The only time I've considered a craft to be "uncool" was when I didn't think that the fruits of those labors fit my style. Since finding Craftster of course I've discovered that crochet can make adorably awesome toys, knitting can make unbelievably cool clothes, cross-stitch can be something other than bunnies and butterflies and psalms.

I used to not declare myself as a feminist, partially because I didn't want to be associated with the vocal minority of man haters (much like many Christians don't label themselves as such to distance themselves from the fundamentalists). But also partially because I didn't feel I was a feminist...I didn't just want women to have the same rights as men I wanted us to all have the right to do whatever we pleased and to not be judged before we'd even had the chance to try. I, like others have already said in this thread, didn't agree that feminism should mean that women abandon all things associated with the female sex and be like the men. To me that says that the male things are better than the female which defeats equality entirely. We're made to feel like we're bad feminists somehow if we want children or want to get married or like so-called chick flicks or, heaven forbid, enjoy sewing and cooking and finding new recipes for homemade cleaners. (I freely admit my love of baking soda and vinegar, damnit.) But then I don't like labeling myself to fit any group anyway, and prefer to just be what I am instead of what fits easily into people's little boxes that they keep inside their heads.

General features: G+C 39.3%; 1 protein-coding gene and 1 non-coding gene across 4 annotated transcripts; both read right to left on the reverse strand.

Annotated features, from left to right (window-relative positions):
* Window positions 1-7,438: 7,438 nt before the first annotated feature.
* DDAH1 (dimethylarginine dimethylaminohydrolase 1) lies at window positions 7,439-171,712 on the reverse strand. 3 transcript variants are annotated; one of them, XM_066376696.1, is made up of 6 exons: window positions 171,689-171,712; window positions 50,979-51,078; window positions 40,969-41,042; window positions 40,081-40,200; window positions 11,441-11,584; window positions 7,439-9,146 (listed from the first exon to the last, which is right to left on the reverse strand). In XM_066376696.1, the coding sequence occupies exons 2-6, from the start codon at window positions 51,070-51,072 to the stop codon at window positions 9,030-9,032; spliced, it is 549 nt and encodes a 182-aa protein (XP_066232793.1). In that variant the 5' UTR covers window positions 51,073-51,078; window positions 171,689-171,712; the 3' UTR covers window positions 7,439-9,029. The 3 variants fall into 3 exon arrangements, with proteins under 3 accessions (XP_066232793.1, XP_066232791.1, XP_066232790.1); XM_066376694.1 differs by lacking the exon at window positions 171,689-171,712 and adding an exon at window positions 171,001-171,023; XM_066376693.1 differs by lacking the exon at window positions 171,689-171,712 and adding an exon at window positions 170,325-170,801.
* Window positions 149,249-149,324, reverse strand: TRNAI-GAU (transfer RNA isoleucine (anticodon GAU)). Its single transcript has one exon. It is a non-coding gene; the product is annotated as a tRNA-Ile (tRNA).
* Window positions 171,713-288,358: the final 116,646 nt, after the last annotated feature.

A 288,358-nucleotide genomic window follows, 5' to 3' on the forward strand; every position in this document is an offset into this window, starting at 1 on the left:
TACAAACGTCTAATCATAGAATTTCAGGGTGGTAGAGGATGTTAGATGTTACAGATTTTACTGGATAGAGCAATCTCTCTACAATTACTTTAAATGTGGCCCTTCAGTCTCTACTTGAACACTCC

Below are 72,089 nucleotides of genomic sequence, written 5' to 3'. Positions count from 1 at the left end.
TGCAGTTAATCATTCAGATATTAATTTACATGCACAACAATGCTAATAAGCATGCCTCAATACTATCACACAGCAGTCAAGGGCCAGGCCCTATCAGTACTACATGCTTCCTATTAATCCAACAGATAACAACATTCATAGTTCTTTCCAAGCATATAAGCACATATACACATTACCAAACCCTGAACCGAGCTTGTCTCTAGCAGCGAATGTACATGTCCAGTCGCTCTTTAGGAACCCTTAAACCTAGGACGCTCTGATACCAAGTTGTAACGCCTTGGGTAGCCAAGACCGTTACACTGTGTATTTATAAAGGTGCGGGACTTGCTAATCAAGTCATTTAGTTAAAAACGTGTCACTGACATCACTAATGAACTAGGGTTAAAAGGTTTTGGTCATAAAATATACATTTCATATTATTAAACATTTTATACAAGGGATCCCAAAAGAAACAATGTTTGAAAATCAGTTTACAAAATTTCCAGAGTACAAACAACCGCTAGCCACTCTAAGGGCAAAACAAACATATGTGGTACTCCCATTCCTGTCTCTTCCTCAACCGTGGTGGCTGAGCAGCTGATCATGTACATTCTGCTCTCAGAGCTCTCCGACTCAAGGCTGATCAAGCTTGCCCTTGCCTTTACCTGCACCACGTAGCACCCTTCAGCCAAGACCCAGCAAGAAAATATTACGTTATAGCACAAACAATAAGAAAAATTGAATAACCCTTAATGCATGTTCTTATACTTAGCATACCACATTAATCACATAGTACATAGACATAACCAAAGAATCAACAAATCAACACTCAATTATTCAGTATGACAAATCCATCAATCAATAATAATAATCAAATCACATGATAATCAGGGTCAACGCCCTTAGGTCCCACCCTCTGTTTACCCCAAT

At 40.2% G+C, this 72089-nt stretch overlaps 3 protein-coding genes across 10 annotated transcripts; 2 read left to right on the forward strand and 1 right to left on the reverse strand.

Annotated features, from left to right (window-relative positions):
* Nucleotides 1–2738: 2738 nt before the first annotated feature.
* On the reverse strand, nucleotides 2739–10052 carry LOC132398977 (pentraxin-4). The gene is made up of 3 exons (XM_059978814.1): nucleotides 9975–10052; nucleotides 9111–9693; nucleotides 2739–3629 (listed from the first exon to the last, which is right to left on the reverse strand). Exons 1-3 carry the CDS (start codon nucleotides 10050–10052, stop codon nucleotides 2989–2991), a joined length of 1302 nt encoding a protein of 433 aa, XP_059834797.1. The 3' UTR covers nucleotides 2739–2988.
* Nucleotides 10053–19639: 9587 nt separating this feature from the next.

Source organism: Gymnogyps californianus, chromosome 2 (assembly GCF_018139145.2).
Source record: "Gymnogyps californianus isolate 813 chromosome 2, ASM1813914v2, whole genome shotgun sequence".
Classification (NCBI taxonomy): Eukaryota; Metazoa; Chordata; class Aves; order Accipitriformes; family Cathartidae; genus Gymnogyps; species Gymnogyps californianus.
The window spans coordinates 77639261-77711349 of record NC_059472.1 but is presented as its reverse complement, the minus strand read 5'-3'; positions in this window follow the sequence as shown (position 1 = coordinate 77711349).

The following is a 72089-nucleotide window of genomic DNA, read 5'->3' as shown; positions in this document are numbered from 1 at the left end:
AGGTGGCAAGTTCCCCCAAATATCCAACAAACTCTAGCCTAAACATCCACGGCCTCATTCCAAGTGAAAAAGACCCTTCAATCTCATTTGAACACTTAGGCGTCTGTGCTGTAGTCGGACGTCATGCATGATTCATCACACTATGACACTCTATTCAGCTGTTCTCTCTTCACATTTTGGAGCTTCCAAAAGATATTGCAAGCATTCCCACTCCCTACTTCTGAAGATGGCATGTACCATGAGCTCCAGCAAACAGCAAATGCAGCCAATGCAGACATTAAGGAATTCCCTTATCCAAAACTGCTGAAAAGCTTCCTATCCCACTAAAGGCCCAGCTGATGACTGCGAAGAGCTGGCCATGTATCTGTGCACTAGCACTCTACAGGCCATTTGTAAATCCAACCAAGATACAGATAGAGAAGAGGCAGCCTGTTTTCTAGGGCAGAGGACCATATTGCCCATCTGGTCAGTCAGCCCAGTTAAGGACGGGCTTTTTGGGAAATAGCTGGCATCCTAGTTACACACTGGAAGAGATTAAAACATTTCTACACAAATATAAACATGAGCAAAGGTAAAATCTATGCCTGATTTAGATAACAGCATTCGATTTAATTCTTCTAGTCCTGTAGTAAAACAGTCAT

I must say the essay at Getcrafty.com was a very big deal to me when I read it because it put into words a lot of things that I had thought about but never really formed fully in my head.

We women do tend to be our worst enemies. I've often gotten along better with guys and had them less shocked at my interests than other women.